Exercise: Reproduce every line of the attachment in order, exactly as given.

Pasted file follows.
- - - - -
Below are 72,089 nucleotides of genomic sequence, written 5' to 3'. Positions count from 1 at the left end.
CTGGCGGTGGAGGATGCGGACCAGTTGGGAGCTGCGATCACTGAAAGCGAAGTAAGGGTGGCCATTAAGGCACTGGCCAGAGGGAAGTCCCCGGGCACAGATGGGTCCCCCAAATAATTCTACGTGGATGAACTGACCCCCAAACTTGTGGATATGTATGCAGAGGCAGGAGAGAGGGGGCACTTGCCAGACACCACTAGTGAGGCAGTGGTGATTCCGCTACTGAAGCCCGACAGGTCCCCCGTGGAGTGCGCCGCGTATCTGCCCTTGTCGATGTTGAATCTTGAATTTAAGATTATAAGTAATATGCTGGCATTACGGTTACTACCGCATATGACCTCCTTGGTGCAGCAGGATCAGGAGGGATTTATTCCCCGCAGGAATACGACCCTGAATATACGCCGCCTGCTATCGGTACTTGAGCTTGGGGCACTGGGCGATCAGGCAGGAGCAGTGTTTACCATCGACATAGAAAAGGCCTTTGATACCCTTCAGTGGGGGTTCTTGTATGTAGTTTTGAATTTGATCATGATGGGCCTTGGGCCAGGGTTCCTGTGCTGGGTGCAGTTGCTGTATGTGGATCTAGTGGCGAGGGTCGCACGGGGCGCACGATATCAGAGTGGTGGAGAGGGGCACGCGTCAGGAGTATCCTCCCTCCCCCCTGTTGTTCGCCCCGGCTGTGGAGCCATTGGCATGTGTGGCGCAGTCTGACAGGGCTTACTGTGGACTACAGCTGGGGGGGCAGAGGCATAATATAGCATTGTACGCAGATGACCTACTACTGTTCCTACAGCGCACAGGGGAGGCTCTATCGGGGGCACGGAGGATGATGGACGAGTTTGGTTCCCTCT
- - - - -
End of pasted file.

Below are 72,089 nucleotides of genomic sequence, written 5' to 3'. Positions count from 1 at the left end.
CTGGCGGTGGAGGATGCGGACCAGTTGGGAGCTGCGATCACTGAAAGCGAAGTAAGGGTGGCCATTAAGGCACTGGCCAGAGGGAAGTCCCCGGGCACAGATGGGTCCCCCAAATAATTCTACGTGGATGAACTGACCCCCAAACTTGTGGATATGTATGCAGAGGCAGGAGAGAGGGGGCACTTGCCAGACACCACTAGTGAGGCAGTGGTGATTCCGCTACTGAAGCCCGACAGGTCCCCCGTGGAGTGCGCCGCGTATCTGCCCTTGTCGATGTTGAATCTTGAATTTAAGATTATAAGTAATATGCTGGCATTACGGTTACTACCGCATATGACCTCCTTGGTGCAGCAGGATCAGGAGGGATTTATTCCCCGCAGGAATACGACCCTGAATATACGCCGCCTGCTATCGGTACTTGAGCTTGGGGCACTGGGCGATCAGGCAGGAGCAGTGTTTACCATCGACATAGAAAAGGCCTTTGATACCCTTCAGTGGGGGTTCTTGTATGTAGTTTTGAATTTGATCATGATGGGCCTTGGGCCAGGGTTCCTGTGCTGGGTGCAGTTGCTGTATGTGGATCTAGTGGCGAGGGTCGCACGGGGCGCACGATATCAGAGTGGTGGAGAGGGGCACGCGTCAGGAGTATCCTCCCTCCCCCCTGTTGTTCGCCCCGGCTGTGGAGCCATTGGCATGTGTGGCGCAGTCTGACAGGGCTTACTGTGGACTACAGCTGGGGGGGCAGAGGCATAATATAGCATTGTACGCAGATGACCTACTACTGTTCCTACAGCGCACAGGGGAGGCTCTATCGGGGGCACGGAGGATGATGGACGAGTTTGGTTCCCTCT